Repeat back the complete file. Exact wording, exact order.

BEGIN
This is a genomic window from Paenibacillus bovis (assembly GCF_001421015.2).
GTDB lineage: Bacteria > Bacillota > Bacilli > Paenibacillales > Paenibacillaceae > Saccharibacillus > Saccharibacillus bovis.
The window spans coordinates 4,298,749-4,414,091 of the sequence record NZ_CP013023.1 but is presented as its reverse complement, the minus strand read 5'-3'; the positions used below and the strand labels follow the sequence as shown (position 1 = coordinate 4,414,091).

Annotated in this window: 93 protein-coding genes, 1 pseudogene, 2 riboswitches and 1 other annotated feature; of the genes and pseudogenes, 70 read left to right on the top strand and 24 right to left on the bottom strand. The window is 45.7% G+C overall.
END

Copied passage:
This is a genomic window from Paenibacillus bovis (assembly GCF_001421015.2).
GTDB lineage: Bacteria > Bacillota > Bacilli > Paenibacillales > Paenibacillaceae > Saccharibacillus > Saccharibacillus bovis.
The window spans coordinates 4,298,749-4,414,091 of the sequence record NZ_CP013023.1 but is presented as its reverse complement, the minus strand read 5'-3'; the positions used below and the strand labels follow the sequence as shown (position 1 = coordinate 4,414,091).

Annotated in this window: 93 protein-coding genes, 1 pseudogene, 2 riboswitches and 1 other annotated feature; of the genes and pseudogenes, 70 read left to right on the top strand and 24 right to left on the bottom strand. The window is 45.7% G+C overall.